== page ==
Teen be­moans loss of sen­ti­men­tal pho­tos in fire

Jamaica Gleaner - - INTERNATIO­NAL - Karen Oliver/Gleaner In­tern karen.oliver@glean­erjm.com

WATCH­ING YOUR house be­ing de­stroyed by fire is al­ways a heartwrenc­h­ing ex­pe­ri­ence, but los­ing fam­ily heir­looms like pho­tographs or col­lec­tor’s items can be just as painful.

That’s the ex­pe­ri­ence of 18-yearold Asheika Townsend, an up­per-sixth-form stu­dent at the Con­vent of Mercy Acad­emy (Al­pha), whose home was one of sev­eral that went up in flames on Rum Lane, down­town Kingston, on May 27. Thirty-four per­sons were left dis­placed.

Among her losses were photo al­bums.

“I lost 18 years of child­hood mem­o­ries,” she be­moaned.

Her most prized pho­to­graph of her tak­ing her first step is gone for­ever.

“I will only have to re­mem­ber it in my head from now on,” she said.

The de­tails of the photo are vivid in her mind. She had glee on her face and was wear­ing a jeans suit, a white blouse, and sev­eral gold ban­gles, while her beam­ing fa­ther, who was hold­ing on to her hand, was dressed in a red-and-yel­low shirt. The photo was cap­tured in front of a what­not with pep­per lights in the back­ground.

Sim­i­larly, pho­tos of her high-school grad­u­a­tion are all de­stroyed.

“My grad­u­a­tion pic­tures rep­re­sented the fi­nan­cial and emo­tional strug­gles in high school and how I tri­umphed,” she ex­plained, adding that she grad­u­ated with 11 Car­ib­bean Sec­ondary Ed­u­ca­tion Cer­tifi­cate sub­jects: six grade ones, four grade twos, and a grade three in math­e­mat­ics. She sub­se­quently ob­tained four Unit One Car­ib­bean Ad­vanced Pro­fi­ciency Ex­am­i­na­tion (CAPE) sub­jects.


As well as the loss of the pho­tographs, leav­ing her heart­bro­ken is the loss of a pair of tat­tered shoes that she wore in sec­ond form and was keep­ing as a sou­venir.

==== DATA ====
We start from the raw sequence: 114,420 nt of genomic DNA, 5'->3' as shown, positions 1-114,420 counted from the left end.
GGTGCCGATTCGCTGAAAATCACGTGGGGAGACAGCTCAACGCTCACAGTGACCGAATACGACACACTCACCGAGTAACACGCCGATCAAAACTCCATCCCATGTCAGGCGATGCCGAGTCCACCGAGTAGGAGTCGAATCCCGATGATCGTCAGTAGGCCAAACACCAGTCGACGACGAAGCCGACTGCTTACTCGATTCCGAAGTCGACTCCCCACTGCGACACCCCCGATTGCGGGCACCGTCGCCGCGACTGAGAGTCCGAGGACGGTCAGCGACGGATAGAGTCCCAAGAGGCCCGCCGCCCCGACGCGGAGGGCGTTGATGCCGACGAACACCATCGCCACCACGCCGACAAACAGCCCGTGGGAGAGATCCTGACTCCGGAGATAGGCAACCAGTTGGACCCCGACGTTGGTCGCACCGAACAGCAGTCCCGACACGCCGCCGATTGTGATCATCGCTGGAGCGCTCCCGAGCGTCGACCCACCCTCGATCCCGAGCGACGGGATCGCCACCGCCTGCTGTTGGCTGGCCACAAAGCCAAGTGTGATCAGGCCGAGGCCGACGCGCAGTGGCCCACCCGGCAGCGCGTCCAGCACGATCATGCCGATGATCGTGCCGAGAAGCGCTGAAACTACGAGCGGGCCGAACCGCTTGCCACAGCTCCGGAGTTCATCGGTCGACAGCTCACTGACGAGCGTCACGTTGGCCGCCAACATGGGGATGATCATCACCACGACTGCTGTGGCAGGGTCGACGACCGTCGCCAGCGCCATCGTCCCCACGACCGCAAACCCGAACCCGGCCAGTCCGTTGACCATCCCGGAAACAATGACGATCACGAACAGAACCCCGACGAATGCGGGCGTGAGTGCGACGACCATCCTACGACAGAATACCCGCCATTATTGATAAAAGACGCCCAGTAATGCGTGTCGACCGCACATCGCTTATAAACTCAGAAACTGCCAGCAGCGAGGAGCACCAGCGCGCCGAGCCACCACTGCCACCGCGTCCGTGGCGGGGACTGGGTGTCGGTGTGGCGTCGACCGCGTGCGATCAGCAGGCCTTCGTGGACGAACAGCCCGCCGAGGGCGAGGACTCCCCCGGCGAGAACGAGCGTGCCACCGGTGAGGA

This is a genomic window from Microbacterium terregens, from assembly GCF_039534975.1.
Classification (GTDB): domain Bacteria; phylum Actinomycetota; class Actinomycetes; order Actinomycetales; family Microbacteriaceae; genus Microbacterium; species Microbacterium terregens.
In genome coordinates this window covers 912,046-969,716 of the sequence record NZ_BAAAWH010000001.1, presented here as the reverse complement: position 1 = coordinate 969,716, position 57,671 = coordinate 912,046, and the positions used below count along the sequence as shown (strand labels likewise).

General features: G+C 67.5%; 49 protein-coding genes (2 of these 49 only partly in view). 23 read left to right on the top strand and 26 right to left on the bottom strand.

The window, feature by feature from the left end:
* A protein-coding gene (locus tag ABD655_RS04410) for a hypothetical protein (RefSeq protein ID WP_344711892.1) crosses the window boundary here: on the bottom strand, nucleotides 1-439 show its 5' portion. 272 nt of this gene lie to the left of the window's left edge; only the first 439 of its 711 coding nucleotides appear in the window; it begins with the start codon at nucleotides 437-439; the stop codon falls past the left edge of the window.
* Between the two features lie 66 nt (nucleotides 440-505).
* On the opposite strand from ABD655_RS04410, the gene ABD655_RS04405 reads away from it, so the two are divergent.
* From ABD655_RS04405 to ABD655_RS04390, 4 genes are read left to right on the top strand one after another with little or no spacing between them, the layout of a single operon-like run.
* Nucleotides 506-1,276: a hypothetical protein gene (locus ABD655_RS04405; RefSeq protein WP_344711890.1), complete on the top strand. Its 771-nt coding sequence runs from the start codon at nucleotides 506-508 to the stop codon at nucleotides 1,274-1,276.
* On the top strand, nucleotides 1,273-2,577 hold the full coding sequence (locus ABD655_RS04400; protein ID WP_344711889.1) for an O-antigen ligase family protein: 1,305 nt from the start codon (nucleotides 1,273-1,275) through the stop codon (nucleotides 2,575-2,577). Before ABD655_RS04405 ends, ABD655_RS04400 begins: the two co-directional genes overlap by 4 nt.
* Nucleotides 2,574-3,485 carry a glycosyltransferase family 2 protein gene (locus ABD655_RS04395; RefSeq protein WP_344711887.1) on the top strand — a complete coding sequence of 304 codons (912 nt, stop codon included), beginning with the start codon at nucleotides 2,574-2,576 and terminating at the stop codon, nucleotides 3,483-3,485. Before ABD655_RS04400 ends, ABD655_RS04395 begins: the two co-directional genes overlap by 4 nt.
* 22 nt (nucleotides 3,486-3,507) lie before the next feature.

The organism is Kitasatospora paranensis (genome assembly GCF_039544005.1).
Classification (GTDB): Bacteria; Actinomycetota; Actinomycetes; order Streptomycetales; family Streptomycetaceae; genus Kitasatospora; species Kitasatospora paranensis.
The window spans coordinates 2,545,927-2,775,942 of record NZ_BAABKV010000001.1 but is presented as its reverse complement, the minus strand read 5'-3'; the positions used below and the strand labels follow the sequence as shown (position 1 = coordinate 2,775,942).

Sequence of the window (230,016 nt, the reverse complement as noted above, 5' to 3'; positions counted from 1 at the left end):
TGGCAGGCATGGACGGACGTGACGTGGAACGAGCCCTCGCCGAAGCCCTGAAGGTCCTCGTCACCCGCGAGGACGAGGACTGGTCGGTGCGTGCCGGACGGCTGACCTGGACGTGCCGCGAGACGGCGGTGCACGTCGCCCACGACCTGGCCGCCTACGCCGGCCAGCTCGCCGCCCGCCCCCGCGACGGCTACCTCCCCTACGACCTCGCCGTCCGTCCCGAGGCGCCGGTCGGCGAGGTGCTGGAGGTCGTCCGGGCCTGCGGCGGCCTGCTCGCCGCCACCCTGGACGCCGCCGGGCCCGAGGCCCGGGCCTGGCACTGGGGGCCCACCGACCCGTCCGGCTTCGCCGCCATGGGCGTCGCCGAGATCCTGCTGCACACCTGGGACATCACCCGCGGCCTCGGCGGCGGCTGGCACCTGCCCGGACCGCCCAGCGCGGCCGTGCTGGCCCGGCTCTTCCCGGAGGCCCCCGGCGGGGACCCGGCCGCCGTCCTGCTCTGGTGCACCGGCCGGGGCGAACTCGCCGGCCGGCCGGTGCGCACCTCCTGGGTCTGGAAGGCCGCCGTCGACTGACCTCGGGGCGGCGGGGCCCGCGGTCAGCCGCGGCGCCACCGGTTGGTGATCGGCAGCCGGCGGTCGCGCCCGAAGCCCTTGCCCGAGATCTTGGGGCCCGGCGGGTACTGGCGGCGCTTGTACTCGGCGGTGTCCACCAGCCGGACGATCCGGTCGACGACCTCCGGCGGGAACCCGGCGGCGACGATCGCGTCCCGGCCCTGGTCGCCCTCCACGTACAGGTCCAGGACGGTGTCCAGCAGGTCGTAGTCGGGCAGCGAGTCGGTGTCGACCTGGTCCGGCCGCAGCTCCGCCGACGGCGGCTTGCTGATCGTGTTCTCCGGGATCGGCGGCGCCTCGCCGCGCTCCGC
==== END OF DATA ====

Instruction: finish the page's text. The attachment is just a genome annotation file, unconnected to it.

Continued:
“It rep­re­sented the fi­nan­cial strug­gles I went through while go­ing to school. The bot­tom of the shoes was com­pletely gone, and I used a piece of card­board as an in­sole.

I was sav­ing them as a sym­bol of in­spi­ra­tion to show oth­ers who are go­ing through fi­nan­cial chal­lenges that they can step out be­cause I, too, have taken that step,” she pointed out.

“I’m a very sen­ti­men­tal per­son. I don’t have things that have a lot of mon­e­tary value, so the things I have around me hold a lot of value to me. I use them to mo­ti­vate me.”

Townsend, who rep­re­sented Ja­maica at the World Fed­er­a­tion of United Na­tions As­so­ci­a­tion In­ter­na­tional Model United Na­tions Con­fer­ence in Man­hat­tan ear­lier this year and last year, is try­ing to keep fo­cused as she pre­pares for her Unit Two CAPE ex­ams in July.

It’s hard, but I’ll get over it. In­stead of cry­ing, I’m us­ing it to push me for­ward. If I can over­come this, I can over­come any­thing else,” she main­tains.


Asheika Townsend tries to com­fort her mother, Ve­nese Townsend, af­ter fire de­stroyed their home at Rum Lane, Kingston, last month.

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